The Irish State has gone into defence mode and sought to do so through diversion.  First it is hoped the issue can be immediately defused and closed down at least temporarily by the call for an enquiry that, it is stated, will take three months.  We are expected to believe that the truth will emerge from a government that couldn’t even give clear answers why two health centres are to be built in the Minister of Health’s own constituency.

For those opposed to women’s rights there is nothing wrong and women can rest assured that whatever medical treatment is required for their good will be provided, a claim that flies in the face of all that we know about what has happened.

More dangerously the issue has been diverted by the repeated calls from politicians and commentators that what we need is ‘legal certainty’ as if this is the problem.

This is not the problem.

Thousands of Irish women travel from Ireland to receive abortions because they are all too certain that they cannot control their own bodies within Ireland.  It is all too clear that there are no abortion facilities in Ireland and it is all too clear and certain that all the political parties don’t want to change this.  They have had twenty years to bring the slightest doubt to such a judgement and they haven’t even tried.

Secondly we are meant to believe that certainty can be delivered from this piece of the constitution: “The State acknowledges the right to life of the unborn and, with due regard to the equal right to life of the mother, guarantees in its laws to respect, and, as far as practicable, by its laws to defend and vindicate that right.”  Given the history of this question it is as likely that legislation would result in the same certain denial of women’s rights as currently exists.

Thirdly, and most importantly, lack of certainty isn’t at all the issue.  It is the right of women to control their own bodies, to make their own decisions.  We can be certain that had Savita Halappanavar’s wishes been acceded to there would be no question of medical practice being based on theology.  We can at the very least say that her chances of being alive today would be higher.  Isn’t that what hospitals and health services are supposed to be for?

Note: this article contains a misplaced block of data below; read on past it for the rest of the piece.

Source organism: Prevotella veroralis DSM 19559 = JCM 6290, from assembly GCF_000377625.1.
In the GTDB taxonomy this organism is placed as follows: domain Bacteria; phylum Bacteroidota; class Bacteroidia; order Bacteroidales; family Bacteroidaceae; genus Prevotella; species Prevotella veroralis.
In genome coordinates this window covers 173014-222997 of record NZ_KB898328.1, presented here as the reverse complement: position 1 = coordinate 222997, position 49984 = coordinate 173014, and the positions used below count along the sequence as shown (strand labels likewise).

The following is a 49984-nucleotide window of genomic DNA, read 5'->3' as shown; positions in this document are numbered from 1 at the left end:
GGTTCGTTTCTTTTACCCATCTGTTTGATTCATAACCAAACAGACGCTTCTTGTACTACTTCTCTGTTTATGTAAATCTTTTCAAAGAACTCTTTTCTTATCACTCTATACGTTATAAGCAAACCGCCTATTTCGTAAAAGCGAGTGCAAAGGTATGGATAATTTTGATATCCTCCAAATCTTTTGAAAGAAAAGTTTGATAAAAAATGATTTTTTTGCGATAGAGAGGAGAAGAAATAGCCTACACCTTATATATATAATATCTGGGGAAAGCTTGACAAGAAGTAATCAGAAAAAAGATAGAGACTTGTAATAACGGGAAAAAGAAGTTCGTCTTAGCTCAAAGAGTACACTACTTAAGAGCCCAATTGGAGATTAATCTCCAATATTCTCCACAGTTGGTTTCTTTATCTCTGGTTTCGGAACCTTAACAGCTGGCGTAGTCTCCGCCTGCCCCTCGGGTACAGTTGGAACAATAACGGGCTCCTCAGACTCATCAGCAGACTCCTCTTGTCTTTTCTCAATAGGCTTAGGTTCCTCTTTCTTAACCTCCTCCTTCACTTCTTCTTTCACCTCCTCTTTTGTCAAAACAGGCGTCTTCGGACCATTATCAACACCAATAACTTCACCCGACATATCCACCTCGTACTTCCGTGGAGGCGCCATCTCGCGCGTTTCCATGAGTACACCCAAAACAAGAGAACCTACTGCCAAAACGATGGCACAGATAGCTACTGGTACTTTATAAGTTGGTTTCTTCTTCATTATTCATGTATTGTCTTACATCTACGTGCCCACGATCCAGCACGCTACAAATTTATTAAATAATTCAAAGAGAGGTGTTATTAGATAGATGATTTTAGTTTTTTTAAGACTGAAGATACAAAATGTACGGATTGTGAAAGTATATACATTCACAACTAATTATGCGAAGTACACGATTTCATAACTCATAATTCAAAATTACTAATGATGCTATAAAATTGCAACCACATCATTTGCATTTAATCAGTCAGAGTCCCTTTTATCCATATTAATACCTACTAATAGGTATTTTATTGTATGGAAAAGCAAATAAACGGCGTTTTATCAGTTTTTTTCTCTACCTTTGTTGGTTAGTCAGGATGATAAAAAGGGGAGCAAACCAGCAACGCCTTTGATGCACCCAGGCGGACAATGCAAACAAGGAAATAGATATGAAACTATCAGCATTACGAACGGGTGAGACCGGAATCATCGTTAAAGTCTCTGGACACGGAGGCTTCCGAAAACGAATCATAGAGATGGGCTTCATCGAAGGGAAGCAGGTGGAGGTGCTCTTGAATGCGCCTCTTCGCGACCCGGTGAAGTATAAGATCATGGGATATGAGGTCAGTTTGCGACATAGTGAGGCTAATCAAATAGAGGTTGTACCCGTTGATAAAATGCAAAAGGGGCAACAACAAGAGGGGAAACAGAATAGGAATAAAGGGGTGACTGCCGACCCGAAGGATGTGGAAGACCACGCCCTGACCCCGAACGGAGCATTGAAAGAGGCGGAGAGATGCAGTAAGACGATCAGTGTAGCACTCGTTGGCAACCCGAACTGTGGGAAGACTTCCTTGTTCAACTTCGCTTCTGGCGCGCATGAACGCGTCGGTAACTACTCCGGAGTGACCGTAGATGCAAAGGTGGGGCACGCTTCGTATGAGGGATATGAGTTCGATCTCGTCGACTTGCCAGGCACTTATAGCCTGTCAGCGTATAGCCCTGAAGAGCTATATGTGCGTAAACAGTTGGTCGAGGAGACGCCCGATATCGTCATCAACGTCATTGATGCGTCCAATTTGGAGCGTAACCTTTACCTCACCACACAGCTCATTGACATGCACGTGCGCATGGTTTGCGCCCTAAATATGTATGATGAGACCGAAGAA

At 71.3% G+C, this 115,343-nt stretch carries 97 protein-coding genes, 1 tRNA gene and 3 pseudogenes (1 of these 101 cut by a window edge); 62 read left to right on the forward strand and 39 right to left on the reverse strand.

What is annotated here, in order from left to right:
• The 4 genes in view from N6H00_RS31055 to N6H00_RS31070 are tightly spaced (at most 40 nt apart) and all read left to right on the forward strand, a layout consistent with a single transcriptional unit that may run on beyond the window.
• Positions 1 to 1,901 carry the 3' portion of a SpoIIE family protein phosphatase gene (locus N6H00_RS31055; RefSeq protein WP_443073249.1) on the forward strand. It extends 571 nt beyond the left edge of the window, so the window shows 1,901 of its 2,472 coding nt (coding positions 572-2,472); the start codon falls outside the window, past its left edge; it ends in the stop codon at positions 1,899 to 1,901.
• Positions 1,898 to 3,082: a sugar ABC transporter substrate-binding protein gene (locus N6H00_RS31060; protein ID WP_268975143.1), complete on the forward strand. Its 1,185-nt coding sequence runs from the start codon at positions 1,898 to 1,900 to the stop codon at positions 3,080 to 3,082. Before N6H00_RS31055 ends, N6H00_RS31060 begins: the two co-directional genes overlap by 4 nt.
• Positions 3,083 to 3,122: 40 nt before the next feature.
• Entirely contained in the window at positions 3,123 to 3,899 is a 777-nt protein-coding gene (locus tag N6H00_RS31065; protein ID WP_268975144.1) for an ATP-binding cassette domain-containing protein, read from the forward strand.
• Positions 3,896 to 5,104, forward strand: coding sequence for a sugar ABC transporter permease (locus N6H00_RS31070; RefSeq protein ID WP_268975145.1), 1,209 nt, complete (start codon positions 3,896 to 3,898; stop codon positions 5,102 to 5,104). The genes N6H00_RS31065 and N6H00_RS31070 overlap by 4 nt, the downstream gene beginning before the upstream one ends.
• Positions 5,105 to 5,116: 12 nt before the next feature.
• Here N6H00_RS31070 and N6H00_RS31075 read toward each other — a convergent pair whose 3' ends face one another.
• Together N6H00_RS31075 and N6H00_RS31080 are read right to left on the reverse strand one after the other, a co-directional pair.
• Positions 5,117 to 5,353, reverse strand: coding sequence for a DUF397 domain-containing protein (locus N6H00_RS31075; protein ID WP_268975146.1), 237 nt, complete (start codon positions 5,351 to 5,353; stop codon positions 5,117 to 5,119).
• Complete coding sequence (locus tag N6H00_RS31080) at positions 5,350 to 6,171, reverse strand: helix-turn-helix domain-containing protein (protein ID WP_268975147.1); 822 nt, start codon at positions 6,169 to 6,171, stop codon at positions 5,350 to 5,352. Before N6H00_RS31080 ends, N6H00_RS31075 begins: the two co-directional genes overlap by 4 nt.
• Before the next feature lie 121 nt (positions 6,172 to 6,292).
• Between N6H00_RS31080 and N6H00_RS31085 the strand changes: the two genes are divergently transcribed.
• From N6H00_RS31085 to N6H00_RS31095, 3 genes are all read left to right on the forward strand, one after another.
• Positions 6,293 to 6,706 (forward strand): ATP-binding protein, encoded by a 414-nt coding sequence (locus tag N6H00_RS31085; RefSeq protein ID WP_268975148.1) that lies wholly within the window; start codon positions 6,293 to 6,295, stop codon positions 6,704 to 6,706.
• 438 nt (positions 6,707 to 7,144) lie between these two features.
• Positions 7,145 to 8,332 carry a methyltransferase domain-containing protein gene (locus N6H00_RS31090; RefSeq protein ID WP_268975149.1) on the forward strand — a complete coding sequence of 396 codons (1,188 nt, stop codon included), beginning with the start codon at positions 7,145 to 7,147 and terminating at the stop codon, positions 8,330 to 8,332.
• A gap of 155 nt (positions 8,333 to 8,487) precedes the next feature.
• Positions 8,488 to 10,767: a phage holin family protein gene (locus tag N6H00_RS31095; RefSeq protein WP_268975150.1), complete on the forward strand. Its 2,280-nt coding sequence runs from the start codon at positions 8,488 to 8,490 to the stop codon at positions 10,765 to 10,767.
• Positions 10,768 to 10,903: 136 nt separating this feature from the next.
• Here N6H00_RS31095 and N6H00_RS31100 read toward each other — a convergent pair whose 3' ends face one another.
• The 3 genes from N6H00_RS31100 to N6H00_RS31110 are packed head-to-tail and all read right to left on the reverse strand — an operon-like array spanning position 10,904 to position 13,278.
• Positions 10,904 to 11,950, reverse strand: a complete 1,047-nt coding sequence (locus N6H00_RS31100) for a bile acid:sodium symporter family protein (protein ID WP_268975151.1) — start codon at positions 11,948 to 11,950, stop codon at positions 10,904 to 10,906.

It is not a question therefore of the State being certain about the restrictions that they impose on women’s rights.  It is not an answer that the medical profession be clear when they must let a women die in agony because the law is certain when they can and cannot intervene.  It is not enough that women travel abroad because it has been made crystal clear that they cannot vindicate their rights to control their own fertility within the Irish State.

What has happened to Savita Halappanavar has been portrayed as an extreme case and in an obvious way it is.  But by its very extremity it has demonstrated that women’s rights to control their bodies will be prevented on anti-abortion grounds, even when it leads to a woman’s death.

The staff at the hospital must be asked to reveal the full decision making process that went on.

What must be made clear to the Government is that the rights of women will not be dismissed and we will not be diverted into accepting a new certainty as to the restrictions placed on them.  Legislating for the X case would of course be welcome but it is not enough.

The demonstration outside the Dail last night and actions elsewhere were exactly what was immediately required.  This must be followed up by demonstrations and a campaign that demands the full rights of women to control their own fertility including safe and legal abortions with all the necessary facilities to provide them.

Savita Halappanavar told “This is a Catholic country.”

Savita Halappanavar, who was 17 weeks pregnant, arrived with back pain at University Hospital Galway on October 21st but was found to be miscarrying.  Doctors told her the baby wouldn’t survive but it would all be over in a few hours.  Her agony lasted until 28th.

Her husband says she asked several times that the pregnancy be terminated but that this was refused because the foetal heartbeat was still present. Her husband reported that the doctor “told us the cervix was fully dilated, amniotic fluid was leaking and unfortunately the baby wouldn’t survive.”  There followed three days, he says, of the foetal heartbeat being checked several times a day.

He says that, having been told she was miscarrying, and after one day in severe pain, Ms Halappanavar asked for a medical termination.

This was refused, he says, because the foetal heartbeat was still present and they were told, “this is a Catholic country”.  She spent a further 2½ days “in agony” until the foetal heartbeat stopped.  When the dead foetus was removed Savita was taken to the high dependency unit and then the intensive care unit, where she died of septicaemia on the 28th.